Paul Bunyan, the Biggest Baby in the Northeast
Reading Comprehension Activity

Paul Bunyan is a tall tale that originated through oral stories of North American loggers. His enormous size and strength allowed him to accomplish extraordinary feats. This story tells of his early years. Students will read the story and answer questions on Paul’s size and abilities.

Topic(s): Folklore, Myths & Legends. Skill(s): Summary, Character Traits. Genre(s): Prose

Click for the passage & questions on one printable PDF.


In a small cabin in the northeast wilderness, a huge baby boy was born. His parents named him Paul Bunyan.

“He’s a mighty big baby. The biggest I’ve ever seen in the state of Maine,” said Mama Bunyan. “What will we keep him in?”

Papa Bunyan looked around the cabin then scratched his head. “There’s nothing big enough in here. I’ll look in the barn.”

Before Papa Bunyan got to the barn, he saw two large water boxes that the cows used to drink from. “Hmm. If I put these two boxes together, it should hold baby Bunyan.” He sawed off the end of each water box and dragged them into the house.

“Look Mama. I think this will work.” Papa Bunyan nailed the two water boxes together. “Perfect. A cradle big enough for Paul.”

“But how will you get Paul into the cradle? He’s too big to carry,” said Mama Bunyan.

Papa Bunyan scratched his head. “I know!” Off he ran to the barn. He came back in a flash, pushing a wheelbarrow.

“Mama, you’ll need to help me get Paul into the wheelbarrow. Then we’ll have to roll him into the cradle.”

Mama and Papa Bunyan used all their strength to carefully get Paul into the wheelbarrow. Then they gently rolled him into the large cradle.

“It worked!” cried Mama.

Papa wiped sweat from the back of his neck. “Yes it did. Now we have to get milk to feed him.”

In the barn, Papa milked all ten of their cows. He filled five large buckets and went back to the cabin.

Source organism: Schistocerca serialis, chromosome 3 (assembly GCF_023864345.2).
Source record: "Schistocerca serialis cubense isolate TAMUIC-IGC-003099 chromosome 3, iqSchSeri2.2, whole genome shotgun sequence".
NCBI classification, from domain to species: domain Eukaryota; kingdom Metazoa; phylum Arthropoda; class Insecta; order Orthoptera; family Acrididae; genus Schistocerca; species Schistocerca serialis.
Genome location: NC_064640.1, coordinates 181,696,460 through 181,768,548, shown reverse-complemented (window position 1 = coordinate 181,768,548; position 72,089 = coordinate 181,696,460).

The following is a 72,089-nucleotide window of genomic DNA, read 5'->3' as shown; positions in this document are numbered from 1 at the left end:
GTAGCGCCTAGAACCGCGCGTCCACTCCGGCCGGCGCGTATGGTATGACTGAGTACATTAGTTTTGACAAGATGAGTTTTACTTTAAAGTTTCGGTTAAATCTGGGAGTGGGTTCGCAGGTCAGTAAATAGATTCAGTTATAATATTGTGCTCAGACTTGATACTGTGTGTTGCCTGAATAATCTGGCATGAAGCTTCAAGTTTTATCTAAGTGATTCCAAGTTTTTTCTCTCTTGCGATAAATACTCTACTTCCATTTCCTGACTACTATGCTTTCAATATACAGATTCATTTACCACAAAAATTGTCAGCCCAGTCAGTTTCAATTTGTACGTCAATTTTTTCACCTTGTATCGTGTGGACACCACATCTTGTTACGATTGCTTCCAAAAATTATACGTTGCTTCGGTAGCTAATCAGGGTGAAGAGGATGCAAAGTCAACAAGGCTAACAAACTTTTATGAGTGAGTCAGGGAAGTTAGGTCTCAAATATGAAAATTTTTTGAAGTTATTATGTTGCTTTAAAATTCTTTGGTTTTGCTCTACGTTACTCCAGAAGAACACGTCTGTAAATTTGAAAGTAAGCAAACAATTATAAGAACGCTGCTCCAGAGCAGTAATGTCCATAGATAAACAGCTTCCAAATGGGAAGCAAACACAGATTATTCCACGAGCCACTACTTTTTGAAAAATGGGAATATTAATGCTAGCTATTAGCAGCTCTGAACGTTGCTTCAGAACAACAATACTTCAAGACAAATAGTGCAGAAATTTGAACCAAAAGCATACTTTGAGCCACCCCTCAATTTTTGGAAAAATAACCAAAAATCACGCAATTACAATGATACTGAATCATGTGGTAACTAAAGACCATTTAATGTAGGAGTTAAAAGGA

“Here you go, Mama. This should keep him satisfied through the night.”

Mama Bunyan gave Paul a bucket of milk every two hours. Early the next morning, Papa Bunyan had to milk the cows again. Pretty soon, the cows couldn’t keep up with Paul’s big appetite.

“I’ll have to ask the neighbors for help,” said Papa Bunyan. Off he went to all the neighbors in the area.

Soon, everyone heard of the huge baby, Paul Bunyan. Folks from all over came to see him.

As the months passed, Paul grew bigger and bigger and needed more and more food. The family had to get more cows. And they had to buy lots of chickens and plant lots of potatoes to keep Paul fed.

Then the months turned into years. Paul was 7 years old and taller and broader than the largest man in the northeast. And stronger, too.

As a child, Paul was so big and strong he helped his father cut down trees. Paul cut them down quicker and easier than a crew of men.

Soon, the entire northeast knew of the child lumberjack, Paul Bunyan.

“When you get older,” Papa would tell Paul, “you’ll be known from here to the northwest for your size and your amazing feats.”

Comprehension Questions

Get the passage & questions on one printable PDF.

Interactive Banner 2

Enter description text here.